“I hid it from my dad for five days until one day my mother called and asked me why I wasn’t going to the college and whether my health was okay,” Mitul said. “I told her the college was closed for the past five days and she asked why. Unwillingly, I told her the college was under investigation. They were amazed (and asked) what type of investigations and things like that, so I explained it to them.”

Mitul said that since Nepal is a conservative society, he has not shared his predicament with other relatives for fear of derision being levelled at him and his parents. Nevertheless, he said, the pain has hit home.

“My father and mother are really broken now,” Mitul lamented. “They gave all the money they had to send me here to make my future – so that I can educate and qualify myself. But now the college is closed and we don’t have any money.”

So far, the landlady has been very understanding of the plight being faced by him and the other five students staying at the Gros Islet apartment, Mitul said. Other students are staying in Gros Islet while some are at the Pastoral Centre at Bois d’Orange.

Following the February 27 raid by police at six locations in the north, 60 Indian and Nepalese nationals, many of them students, were identified. The raid was conducted after a group of students made a formal complaint to police. Four men have since been charged for human trafficking. They are Iftekhar Ahmed Shams, Koushal Kumar BatukbhaiChadasama, Ashwin Kanji Patel and Gurjeet Singh Vilkhu. Shams was later charged for money laundering.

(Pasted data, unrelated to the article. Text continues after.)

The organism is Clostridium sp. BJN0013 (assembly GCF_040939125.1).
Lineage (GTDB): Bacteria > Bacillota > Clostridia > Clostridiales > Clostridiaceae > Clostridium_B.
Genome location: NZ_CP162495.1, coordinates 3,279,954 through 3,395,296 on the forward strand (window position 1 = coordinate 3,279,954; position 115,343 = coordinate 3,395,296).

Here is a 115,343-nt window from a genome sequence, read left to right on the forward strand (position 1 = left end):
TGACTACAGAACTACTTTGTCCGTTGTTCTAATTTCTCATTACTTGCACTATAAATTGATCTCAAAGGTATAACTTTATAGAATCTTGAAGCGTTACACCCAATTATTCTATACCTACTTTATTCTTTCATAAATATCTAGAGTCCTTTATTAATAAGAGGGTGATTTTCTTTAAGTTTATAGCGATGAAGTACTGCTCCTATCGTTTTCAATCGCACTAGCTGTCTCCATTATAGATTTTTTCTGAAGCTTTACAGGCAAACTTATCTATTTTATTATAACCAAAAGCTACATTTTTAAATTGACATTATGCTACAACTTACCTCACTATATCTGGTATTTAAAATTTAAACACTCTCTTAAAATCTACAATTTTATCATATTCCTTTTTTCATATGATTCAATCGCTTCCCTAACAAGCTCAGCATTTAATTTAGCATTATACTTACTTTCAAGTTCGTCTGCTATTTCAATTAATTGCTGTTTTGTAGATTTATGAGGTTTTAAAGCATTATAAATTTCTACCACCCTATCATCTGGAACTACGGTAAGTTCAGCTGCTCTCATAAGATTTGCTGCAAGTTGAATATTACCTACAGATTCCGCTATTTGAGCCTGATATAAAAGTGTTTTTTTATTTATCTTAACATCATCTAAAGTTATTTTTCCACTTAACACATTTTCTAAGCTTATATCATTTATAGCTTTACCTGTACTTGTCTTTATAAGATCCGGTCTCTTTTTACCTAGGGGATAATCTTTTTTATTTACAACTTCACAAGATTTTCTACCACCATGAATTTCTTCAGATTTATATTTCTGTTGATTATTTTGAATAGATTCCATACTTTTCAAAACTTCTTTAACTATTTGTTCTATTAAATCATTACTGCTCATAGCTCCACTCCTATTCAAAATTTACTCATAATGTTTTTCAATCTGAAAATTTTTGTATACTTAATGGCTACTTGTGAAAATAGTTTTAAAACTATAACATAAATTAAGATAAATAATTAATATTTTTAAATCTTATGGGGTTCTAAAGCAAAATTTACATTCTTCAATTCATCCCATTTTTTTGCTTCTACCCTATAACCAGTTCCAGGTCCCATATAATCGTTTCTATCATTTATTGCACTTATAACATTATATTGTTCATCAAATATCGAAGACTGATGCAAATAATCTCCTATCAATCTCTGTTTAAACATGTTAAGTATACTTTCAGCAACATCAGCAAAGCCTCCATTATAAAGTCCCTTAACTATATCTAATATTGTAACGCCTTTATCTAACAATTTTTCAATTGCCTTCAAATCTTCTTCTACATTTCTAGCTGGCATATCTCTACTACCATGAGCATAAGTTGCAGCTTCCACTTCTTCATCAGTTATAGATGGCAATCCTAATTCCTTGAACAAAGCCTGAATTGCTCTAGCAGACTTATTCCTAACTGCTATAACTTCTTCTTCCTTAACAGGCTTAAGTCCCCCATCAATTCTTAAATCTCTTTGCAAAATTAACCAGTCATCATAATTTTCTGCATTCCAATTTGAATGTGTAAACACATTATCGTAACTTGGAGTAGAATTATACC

Mitul said he remains confused about the human trafficking charge brought against the four men, saying that “would mean bringing us here against our will and forcing us to commit crimes.”

“But Lambirds never told us to do that,” he said. “The only thing they did was they never told us that we were never authorized to work in Saint Lucia. On their web page, it was clearly mentioned that it was legal for students to work 40 hours per week and that we were going to get US$8 per hour. That’s the only illegal thing they did.”

So far, contacting parents for remittances to keep going has been the norm, Mitul said. A local non-governmental organization is also providing the students with meals. He describes Saint Lucians as “really good, understanding and helpful” and the island as “beautiful”. Nevertheless, getting an education and returning to Nepal remain top priorities. He said $706,000 Shams allegedly laundered should be used either to continue educating the students or pay their passage home.

“I’m pleading with the Saint Lucian government to help me get my money and send me back to my country so that I can study and complete my Master’s. I really want to study,” Mitul said.

Stan Bishop began his career in journalism in March 2008 writing freelance for The VOICE newspaper for six weeks before being hired as a part-time journalist there when one of the company’s journalists was overseas on assignment.

Although he was initially told that the job would last only two weeks, he was able to demonstrate such high quality work that the company offered him a permanent job before that fortnight was over. Read full bio...